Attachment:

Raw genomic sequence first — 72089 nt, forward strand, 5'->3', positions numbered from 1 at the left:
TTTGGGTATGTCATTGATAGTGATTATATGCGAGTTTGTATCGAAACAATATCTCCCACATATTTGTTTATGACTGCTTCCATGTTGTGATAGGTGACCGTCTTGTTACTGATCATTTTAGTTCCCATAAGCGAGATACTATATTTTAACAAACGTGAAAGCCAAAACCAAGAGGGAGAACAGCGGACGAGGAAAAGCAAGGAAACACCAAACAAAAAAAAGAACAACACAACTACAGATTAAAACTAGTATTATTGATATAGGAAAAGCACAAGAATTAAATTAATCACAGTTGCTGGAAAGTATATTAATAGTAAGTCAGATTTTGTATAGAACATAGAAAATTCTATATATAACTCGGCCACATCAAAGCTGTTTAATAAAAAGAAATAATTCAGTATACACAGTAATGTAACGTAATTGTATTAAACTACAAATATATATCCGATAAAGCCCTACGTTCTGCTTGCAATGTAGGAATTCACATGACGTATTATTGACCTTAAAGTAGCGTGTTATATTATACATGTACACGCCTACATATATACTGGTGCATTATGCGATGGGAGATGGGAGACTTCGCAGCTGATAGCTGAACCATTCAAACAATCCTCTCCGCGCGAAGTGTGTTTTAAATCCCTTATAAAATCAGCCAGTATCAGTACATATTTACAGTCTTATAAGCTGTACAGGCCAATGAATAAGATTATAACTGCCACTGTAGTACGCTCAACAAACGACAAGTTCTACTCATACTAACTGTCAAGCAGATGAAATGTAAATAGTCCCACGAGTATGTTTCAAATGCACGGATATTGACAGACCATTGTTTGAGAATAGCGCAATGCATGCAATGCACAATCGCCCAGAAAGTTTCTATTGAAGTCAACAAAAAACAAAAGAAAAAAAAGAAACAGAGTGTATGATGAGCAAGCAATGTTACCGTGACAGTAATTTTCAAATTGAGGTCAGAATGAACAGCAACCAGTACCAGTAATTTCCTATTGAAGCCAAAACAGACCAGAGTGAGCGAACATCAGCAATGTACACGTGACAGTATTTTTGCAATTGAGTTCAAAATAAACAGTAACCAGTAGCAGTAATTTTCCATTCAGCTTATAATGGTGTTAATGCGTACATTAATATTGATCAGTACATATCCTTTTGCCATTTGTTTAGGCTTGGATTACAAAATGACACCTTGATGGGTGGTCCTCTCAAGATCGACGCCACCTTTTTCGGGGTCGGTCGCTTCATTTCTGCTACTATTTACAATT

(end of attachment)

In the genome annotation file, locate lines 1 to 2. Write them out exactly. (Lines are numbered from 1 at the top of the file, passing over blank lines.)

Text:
Raw genomic sequence first — 72089 nt, forward strand, 5'->3', positions numbered from 1 at the left:
TTTGGGTATGTCATTGATAGTGATTATATGCGAGTTTGTATCGAAACAATATCTCCCACATATTTGTTTATGACTGCTTCCATGTTGTGATAGGTGACCGTCTTGTTACTGATCATTTTAGTTCCCATAAGCGAGATACTATATTTTAACAAACGTGAAAGCCAAAACCAAGAGGGAGAACAGCGGACGAGGAAAAGCAAGGAAACACCAAACAAAAAAAAGAACAACACAACTACAGATTAAAACTAGTATTATTGATATAGGAAAAGCACAAGAATTAAATTAATCACAGTTGCTGGAAAGTATATTAATAGTAAGTCAGATTTTGTATAGAACATAGAAAATTCTATATATAACTCGGCCACATCAAAGCTGTTTAATAAAAAGAAATAATTCAGTATACACAGTAATGTAACGTAATTGTATTAAACTACAAATATATATCCGATAAAGCCCTACGTTCTGCTTGCAATGTAGGAATTCACATGACGTATTATTGACCTTAAAGTAGCGTGTTATATTATACATGTACACGCCTACATATATACTGGTGCATTATGCGATGGGAGATGGGAGACTTCGCAGCTGATAGCTGAACCATTCAAACAATCCTCTCCGCGCGAAGTGTGTTTTAAATCCCTTATAAAATCAGCCAGTATCAGTACATATTTACAGTCTTATAAGCTGTACAGGCCAATGAATAAGATTATAACTGCCACTGTAGTACGCTCAACAAACGACAAGTTCTACTCATACTAACTGTCAAGCAGATGAAATGTAAATAGTCCCACGAGTATGTTTCAAATGCACGGATATTGACAGACCATTGTTTGAGAATAGCGCAATGCATGCAATGCACAATCGCCCAGAAAGTTTCTATTGAAGTCAACAAAAAACAAAAGAAAAAAAAGAAACAGAGTGTATGATGAGCAAGCAATGTTACCGTGACAGTAATTTTCAAATTGAGGTCAGAATGAACAGCAACCAGTACCAGTAATTTCCTATTGAAGCCAAAACAGACCAGAGTGAGCGAACATCAGCAATGTACACGTGACAGTATTTTTGCAATTGAGTTCAAAATAAACAGTAACCAGTAGCAGTAATTTTCCATTCAGCTTATAATGGTGTTAATGCGTACATTAATATTGATCAGTACATATCCTTTTGCCATTTGTTTAGGCTTGGATTACAAAATGACACCTTGATGGGTGGTCCTCTCAAGATCGACGCCACCTTTTTCGGGGTCGGTCGCTTCATTTCTGCTACTATTTACAATT